The official site:
Here is a brief excerpt from chapter one.

Jack’s Facts.

Cars have windows. Dogs have noses.

When these things come together, one must be stuck out the other.

This is a fact.

While my ears flapped, I made a ***nose map.

Jack’s map …

(1) Pass sausage factory.

(2) Pass a yard where someone buried a bone last March.

(3) Turn left near the house where someone ate chops for breakfast.

(4) Pass a house where three cats live.

(5) Big dog alert!

(6) Pass pizza place (consider return trip to check for cheese).

(7) Turn left near house with three little kids. Just the right age for dropping biscuits.

(8) Pass porch with old boots.

(9) Left at empty house. Suspect rats. Must check later.

Sarge turned past the empty-house-that-might-have-rats. He drove down two blocks and stopped the car. ‘Here we are, Jack.’

I grabbed my squeaker-bone and jumped out. I landed on an old boot that smelled of dog.

Jack’s Glossary.

*Paw thing; up on hind legs, paws held together as if praying. Means pleased excitement.

** Squeaker-bone. Item for exercising teeth. Not to be confused with a toy.

*** Nose map. Way of storing information collected by the nose.

Monday, March 24, 2008

Seeing Sky Blue Pink

Ransom, Candice. 2007. Seeing Sky Blue Pink.

"How about a wheelbarrow ride?" Sam asked. He tamped the earth around the base of the dogwood tree he had just planted.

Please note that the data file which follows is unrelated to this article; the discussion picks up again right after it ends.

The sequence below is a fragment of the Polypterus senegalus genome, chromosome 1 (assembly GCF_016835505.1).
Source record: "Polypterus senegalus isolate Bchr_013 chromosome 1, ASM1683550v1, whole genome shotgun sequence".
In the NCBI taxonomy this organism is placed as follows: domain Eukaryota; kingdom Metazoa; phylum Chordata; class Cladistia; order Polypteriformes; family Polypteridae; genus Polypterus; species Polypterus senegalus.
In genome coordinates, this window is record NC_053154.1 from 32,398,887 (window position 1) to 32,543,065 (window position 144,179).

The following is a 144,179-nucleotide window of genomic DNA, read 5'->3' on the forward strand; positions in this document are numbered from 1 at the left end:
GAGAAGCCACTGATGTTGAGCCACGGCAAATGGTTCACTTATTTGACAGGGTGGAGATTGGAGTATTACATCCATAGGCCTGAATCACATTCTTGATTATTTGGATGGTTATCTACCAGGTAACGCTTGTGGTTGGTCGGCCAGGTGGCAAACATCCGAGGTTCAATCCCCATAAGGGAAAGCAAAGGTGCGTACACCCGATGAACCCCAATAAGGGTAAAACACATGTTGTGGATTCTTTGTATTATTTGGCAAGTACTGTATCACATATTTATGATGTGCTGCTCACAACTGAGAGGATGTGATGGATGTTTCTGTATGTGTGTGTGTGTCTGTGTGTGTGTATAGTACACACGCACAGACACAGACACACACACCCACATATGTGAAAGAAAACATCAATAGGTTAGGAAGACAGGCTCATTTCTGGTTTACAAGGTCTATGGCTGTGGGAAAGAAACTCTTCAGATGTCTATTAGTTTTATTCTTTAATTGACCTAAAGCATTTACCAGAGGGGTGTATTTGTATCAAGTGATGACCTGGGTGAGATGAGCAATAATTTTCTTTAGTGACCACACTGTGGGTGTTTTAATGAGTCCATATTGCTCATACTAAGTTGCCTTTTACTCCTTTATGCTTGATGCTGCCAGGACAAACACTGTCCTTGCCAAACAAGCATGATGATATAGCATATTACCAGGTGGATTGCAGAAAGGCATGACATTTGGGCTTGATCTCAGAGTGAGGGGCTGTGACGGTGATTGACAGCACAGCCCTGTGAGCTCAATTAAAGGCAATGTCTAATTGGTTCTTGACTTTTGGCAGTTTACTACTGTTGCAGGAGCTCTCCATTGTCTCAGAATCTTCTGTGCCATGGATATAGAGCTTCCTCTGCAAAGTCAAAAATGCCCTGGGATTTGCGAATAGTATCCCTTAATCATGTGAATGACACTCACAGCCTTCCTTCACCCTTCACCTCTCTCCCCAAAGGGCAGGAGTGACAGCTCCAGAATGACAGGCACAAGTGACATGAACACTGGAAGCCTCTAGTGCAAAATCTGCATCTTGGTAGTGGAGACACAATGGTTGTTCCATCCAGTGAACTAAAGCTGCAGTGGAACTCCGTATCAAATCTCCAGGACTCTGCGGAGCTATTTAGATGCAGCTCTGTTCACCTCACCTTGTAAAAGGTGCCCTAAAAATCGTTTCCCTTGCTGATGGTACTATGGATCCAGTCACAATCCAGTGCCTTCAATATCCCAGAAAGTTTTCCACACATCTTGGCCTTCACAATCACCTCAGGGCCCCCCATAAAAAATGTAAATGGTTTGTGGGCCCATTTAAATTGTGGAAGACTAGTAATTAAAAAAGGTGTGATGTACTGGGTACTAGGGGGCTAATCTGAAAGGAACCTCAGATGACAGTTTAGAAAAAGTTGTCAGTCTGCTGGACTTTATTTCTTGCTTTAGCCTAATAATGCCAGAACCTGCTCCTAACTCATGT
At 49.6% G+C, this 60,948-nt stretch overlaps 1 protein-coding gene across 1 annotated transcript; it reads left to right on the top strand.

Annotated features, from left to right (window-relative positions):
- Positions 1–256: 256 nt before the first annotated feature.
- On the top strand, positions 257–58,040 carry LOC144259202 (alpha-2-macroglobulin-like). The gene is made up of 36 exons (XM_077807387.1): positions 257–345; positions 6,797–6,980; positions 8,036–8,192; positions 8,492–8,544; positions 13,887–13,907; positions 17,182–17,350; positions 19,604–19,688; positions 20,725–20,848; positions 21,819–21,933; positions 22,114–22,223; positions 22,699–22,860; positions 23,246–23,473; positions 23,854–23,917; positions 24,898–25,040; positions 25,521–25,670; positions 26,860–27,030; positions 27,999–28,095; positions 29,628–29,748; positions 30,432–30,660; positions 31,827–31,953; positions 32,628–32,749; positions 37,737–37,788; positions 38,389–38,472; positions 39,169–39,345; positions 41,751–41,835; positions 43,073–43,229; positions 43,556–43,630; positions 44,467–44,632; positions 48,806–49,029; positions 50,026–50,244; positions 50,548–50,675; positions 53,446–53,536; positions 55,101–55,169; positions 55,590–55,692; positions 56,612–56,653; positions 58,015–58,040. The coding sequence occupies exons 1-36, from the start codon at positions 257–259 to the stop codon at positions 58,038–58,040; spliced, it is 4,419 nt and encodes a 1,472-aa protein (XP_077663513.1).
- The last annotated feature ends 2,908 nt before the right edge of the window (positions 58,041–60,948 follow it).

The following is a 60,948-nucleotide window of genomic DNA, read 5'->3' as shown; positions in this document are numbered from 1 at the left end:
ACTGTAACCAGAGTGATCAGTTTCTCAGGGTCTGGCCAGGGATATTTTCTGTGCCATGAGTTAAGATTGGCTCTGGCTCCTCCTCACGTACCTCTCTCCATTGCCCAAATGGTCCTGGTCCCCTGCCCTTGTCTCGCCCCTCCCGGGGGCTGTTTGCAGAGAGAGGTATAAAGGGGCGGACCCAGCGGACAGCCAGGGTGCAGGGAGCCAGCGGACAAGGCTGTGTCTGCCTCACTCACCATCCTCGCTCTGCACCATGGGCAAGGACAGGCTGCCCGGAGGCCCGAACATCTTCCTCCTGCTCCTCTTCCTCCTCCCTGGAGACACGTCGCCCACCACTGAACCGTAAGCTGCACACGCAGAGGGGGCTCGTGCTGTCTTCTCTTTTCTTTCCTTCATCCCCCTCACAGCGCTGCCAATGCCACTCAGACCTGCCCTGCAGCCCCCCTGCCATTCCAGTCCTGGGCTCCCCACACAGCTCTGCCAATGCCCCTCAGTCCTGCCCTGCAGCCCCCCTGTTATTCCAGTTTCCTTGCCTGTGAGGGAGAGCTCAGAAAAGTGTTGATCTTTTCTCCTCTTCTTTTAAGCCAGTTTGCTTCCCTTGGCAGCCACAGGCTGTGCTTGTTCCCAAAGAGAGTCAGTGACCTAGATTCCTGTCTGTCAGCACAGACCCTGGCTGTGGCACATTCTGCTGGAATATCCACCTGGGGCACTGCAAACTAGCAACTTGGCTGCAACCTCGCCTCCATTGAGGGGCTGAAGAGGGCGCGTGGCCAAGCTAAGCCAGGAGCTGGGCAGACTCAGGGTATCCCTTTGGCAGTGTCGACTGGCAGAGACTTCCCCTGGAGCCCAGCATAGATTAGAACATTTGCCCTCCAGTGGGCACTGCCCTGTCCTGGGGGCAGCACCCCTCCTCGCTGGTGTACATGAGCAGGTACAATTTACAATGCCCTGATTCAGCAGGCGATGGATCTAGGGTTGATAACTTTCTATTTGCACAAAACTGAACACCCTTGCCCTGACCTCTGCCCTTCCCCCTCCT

Maddie is a young girl--8 to be exact--who is making some adjustments. Her mother has just remarried (Sam is her stepfather), and they've just moved to the country. She had been used to having perfect days with her mother. And quite honestly, she's not sure that perfect days can happen in the country, in her new home, with her new dad. The narrative takes place over the course of one summer. A summer that turns out to have quite a good number of perfect days. The writing, the characters, everything about this one is just right. Maddie's voice is authentic as can be. And I'm thrilled at the portrayal of good stepfather. So often in books (though more in YA books than kids books) the stepparent still carries the stigma of being "evil" or "mean." Sam is good through and through. And his growing relationship with his new daughter is a gem. This is a portrait of a happy--but all-too-human family.

I loved this book. And I definitely recommend it!

Monday, March 10, 2008

The Sleep Book